Wednesday, April 25, 2018

Ed Wood Wednesdays: The Wood/Dziawer Odyssey, Part Eight by Greg Dziawer

This week, Greg finds himself on the trail of a blue panther.

Reunited and it feels so good.
Increasingly, as I continue this odyssey into the life and work of Edward D. Wood Jr, I find myself overwhelmed. That's certainly been the case recently, as I've spent the last two weeks working on three sprawling articles that just keep falling deeper into rabbit holes. Fortunately, I tell myself the holes are lined with angora.

All these topics have conspired to launch me into a near-existential crisis: Ed's work for Autonetics in the early 1960s; the myriad scandals experienced by some of his key collaborators; and the sheer madness of identifying all the recurring set decorations in his movies.

That was in addition to turning 50 recently, which startled me. My partner Kitten threw the first birthday party for me in nearly 40 years. Somehow, she managed to get my best friend from my youth there, the inestimably wise TStep. After the party he and I hung out. I had not seen him in nearly a quarter of a century. 

Last night, seeking respite from research, reflection and nostalgia, I decided to just surf the internet aimlessly. That entailed looking at screencaps from sex films in the general target zone when Eddie would have been active—the late 1960s through the mid-'70s. I didn't have to look far before finding something interesting. Literally in the first batch of screen captures I examined, I noticed a wall hanging in the background that had already turned up numerous times in my purview.

In one bedroom in Eddie's 1971 feature Necromania, there's a black velvet wall hanging of a greyish panther walking down a stone staircase. We've discussed this set decoration here before, and I knew it was only a matter of time before it showed up again. I was happily surprised to see it more clearly and with brighter colors than previously. At the same time, though, I was frustrated that only the lower half of the painting was visible in the background, since two hippie chicks were getting intimate in the lower foreground, spoiling my view. Yes, I said frustrating. I really have arrived at the point where I'm watching everything in these films except the sex!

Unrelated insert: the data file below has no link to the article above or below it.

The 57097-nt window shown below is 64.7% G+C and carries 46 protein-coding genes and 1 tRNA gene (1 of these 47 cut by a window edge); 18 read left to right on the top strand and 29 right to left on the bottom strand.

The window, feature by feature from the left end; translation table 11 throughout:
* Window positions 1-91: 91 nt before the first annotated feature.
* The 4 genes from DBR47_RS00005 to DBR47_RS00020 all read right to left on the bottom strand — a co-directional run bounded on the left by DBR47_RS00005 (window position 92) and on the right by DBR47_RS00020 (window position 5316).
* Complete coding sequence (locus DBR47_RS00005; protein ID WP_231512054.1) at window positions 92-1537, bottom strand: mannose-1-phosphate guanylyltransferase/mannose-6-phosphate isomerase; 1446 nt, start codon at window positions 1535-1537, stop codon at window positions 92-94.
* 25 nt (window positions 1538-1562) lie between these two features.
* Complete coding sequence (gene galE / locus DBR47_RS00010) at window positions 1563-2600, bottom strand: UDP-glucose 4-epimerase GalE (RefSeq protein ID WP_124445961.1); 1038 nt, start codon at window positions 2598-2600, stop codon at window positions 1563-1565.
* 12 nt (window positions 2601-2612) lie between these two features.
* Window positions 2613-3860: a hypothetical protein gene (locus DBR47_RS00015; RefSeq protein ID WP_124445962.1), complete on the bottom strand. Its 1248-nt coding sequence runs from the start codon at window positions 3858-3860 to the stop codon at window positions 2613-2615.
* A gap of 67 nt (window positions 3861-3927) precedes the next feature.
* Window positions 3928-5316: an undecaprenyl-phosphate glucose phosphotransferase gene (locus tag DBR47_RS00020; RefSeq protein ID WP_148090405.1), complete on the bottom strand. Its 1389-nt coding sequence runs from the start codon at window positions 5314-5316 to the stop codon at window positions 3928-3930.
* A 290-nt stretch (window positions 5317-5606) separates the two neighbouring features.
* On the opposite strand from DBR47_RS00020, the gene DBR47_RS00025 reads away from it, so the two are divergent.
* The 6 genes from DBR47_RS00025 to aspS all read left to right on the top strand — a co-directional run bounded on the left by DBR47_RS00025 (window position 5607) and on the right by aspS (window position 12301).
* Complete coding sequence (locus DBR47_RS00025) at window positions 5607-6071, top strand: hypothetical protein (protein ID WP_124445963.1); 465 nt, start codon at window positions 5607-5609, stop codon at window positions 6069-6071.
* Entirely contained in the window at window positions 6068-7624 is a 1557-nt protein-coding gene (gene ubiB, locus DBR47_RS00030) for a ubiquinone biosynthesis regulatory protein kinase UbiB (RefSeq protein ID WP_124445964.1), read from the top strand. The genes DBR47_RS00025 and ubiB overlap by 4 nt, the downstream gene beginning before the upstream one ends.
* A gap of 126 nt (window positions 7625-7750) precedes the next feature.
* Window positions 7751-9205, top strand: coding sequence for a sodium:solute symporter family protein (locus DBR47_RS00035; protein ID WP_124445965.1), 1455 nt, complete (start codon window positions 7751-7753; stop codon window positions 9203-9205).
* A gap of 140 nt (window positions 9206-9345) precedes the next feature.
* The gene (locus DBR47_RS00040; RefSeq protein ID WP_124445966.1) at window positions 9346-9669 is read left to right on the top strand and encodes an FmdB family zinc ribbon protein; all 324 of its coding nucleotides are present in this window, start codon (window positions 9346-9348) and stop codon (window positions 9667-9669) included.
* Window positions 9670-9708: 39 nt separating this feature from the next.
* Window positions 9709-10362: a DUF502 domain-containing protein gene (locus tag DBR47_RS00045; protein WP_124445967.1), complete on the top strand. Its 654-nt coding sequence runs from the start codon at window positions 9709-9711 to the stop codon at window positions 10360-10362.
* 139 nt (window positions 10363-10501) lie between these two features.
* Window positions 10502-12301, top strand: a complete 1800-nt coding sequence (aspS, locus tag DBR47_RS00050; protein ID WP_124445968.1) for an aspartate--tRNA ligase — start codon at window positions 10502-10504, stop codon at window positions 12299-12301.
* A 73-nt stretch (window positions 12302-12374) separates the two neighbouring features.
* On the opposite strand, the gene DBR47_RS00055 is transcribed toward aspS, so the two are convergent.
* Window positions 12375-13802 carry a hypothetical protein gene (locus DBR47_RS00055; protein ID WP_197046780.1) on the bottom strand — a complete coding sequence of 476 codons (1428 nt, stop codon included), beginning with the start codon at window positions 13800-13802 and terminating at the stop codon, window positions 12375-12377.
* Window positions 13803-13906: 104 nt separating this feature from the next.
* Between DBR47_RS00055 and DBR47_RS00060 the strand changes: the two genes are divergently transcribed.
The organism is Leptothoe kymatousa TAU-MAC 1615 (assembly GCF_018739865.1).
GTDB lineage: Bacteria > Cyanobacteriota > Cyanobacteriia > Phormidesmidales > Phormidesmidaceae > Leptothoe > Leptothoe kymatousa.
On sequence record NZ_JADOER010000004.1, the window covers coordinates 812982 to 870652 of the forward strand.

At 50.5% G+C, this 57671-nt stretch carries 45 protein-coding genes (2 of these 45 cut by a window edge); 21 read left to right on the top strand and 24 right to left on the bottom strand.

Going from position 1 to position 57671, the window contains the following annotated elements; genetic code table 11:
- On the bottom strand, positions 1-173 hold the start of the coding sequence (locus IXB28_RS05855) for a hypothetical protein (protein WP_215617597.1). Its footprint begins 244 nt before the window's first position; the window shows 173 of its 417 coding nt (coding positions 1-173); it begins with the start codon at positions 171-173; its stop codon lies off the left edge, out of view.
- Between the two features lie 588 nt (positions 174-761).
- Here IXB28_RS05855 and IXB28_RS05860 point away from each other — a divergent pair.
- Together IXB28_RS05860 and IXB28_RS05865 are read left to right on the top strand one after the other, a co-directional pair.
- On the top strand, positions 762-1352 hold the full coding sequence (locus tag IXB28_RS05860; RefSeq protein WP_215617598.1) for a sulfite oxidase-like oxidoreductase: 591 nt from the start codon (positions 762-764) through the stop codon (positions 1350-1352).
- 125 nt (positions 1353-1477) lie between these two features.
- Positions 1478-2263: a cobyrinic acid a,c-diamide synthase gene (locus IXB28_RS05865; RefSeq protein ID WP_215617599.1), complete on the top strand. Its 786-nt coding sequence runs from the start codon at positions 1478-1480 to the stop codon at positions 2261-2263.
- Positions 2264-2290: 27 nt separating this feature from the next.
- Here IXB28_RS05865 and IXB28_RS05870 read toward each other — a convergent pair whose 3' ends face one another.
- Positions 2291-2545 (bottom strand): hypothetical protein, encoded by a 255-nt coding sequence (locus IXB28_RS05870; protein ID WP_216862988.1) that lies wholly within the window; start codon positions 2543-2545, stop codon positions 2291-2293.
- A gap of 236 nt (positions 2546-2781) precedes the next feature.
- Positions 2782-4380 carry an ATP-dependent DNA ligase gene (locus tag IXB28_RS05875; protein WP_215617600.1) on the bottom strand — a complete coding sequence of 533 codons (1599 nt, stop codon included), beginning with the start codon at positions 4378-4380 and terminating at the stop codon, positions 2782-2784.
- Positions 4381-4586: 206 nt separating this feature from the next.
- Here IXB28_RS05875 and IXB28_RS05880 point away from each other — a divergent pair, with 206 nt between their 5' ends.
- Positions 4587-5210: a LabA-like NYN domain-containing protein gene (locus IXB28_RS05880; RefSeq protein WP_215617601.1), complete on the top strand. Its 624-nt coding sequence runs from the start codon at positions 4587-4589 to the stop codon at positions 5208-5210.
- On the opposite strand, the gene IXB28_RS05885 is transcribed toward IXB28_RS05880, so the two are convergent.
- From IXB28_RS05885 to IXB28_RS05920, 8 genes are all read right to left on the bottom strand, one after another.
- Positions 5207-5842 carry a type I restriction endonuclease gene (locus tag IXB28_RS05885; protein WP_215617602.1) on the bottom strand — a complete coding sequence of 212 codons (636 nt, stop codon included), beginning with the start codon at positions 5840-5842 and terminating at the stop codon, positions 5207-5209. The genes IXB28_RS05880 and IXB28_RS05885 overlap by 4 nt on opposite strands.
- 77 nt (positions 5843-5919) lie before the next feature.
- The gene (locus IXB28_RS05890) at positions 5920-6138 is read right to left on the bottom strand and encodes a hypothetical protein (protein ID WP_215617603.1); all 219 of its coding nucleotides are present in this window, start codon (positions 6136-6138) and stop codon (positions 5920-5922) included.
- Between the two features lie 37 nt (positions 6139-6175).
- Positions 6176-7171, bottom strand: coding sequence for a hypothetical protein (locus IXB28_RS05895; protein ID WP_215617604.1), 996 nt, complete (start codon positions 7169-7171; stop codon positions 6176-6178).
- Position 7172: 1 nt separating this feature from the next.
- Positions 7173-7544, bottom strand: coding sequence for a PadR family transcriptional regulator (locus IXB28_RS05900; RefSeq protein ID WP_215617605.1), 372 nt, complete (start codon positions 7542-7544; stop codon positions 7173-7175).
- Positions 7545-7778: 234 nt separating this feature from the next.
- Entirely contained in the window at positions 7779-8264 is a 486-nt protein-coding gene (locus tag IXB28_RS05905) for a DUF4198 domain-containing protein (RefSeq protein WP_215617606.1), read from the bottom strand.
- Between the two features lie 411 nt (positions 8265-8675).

The panther painting turns up in How I Got My Mink (1969).

Still in all, these captures were more than enough for me to cue up the full-length film, a sex comedy called How I Got My Mink. This particular movie was released in 1969, predating Necromania by two years. While Eddie was not involved in this production, the use of that familiar panther painting further substantiates just how ubiquitous Hal Guthu's studio on Santa Monica Blvd. was in the sex films of that era. Guthu's soundstage was home to the interior sets for all three of Ed Wood's final feature films as a director (that we know of): Take It Out In Trade, Necromania, and The Young Marrieds. In addition, this studio was used for dozens—perhaps hundreds—of the 8mm porn loops in which Ed was likely involved in some fashion.

In the latter half of How I Got My Mink, three sex scenes take place just under the panther's gaze and stealthy approach. What I found most interesting here was just how blue the panther looked. Was this the result of color correction or was it the most accurate depiction of the wall hanging? As I regain my focus and continue along other lines of research, I wonder where that velvet painting will turn up next.

Get excited. TStep is back and the Blue Panther is on the loose!

3 comments:

  1. great article -- GREAT video!! with James Last no less.... songs by groups of backup singers have this interesting quality of sounding like backup vocals and harmonies without a real lead vocal. Plus--how did they get those chrome barstools to turn?

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    1. My guess on the barstools: It looks like the singers are subtly pushing themselves with their feet, sort of like someone on a scooter. Check out the singer in the middle at the 0:09 mark. Notice how she lowers her foot ever so slightly. They're carefully watching the camera and pushing themselves around so they're always facing it. By the end of the song, you can see that each of the singers has extended her right foot just a little bit.

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  2. Hello again Joe! Just relaxing today. Also, are you familiar with the song "Nobody But Me" by The Human Beinz?

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